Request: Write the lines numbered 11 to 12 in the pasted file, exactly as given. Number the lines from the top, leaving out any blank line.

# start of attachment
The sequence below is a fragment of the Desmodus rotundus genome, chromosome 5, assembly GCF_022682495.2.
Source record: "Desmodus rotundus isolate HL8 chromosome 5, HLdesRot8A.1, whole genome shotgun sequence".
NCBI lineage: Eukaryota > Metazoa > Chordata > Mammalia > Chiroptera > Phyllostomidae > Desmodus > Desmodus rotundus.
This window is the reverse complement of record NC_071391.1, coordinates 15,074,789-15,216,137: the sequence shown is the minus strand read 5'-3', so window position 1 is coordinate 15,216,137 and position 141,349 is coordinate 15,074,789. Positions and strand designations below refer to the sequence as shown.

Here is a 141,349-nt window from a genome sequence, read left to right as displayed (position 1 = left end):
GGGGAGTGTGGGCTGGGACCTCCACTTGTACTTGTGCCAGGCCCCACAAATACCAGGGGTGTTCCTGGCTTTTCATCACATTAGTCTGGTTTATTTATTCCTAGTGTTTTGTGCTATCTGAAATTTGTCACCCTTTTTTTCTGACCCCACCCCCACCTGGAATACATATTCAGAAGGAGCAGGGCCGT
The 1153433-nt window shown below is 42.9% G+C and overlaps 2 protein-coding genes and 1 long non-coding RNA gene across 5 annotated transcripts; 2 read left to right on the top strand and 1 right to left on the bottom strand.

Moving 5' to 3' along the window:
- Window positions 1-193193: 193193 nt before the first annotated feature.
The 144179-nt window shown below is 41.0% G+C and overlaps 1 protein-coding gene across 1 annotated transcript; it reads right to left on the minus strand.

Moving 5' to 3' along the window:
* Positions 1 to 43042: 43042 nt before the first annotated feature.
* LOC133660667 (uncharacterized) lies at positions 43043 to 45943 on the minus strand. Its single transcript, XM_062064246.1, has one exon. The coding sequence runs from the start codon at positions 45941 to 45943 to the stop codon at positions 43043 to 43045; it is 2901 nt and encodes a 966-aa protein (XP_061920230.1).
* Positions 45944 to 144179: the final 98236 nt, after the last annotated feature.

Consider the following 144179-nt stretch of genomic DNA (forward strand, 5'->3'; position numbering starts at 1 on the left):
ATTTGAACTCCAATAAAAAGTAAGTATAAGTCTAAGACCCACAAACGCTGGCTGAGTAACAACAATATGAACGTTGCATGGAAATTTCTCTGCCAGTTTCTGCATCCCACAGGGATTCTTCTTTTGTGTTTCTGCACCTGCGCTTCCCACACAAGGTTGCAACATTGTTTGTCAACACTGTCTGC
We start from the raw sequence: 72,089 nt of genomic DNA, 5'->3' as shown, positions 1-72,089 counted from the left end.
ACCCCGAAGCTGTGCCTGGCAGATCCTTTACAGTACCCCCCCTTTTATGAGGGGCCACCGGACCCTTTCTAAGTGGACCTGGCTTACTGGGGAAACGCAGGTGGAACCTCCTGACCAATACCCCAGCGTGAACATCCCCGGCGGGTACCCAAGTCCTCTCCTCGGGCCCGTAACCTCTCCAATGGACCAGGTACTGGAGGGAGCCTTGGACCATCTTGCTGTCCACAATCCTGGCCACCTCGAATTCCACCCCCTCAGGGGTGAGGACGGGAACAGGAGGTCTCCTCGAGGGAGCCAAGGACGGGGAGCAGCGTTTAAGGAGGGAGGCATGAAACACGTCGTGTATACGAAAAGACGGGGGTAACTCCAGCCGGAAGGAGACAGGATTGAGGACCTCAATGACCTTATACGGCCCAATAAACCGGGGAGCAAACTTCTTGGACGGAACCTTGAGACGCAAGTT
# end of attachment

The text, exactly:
Moving 5' to 3' along the window:
* Positions 1 to 43042: 43042 nt before the first annotated feature.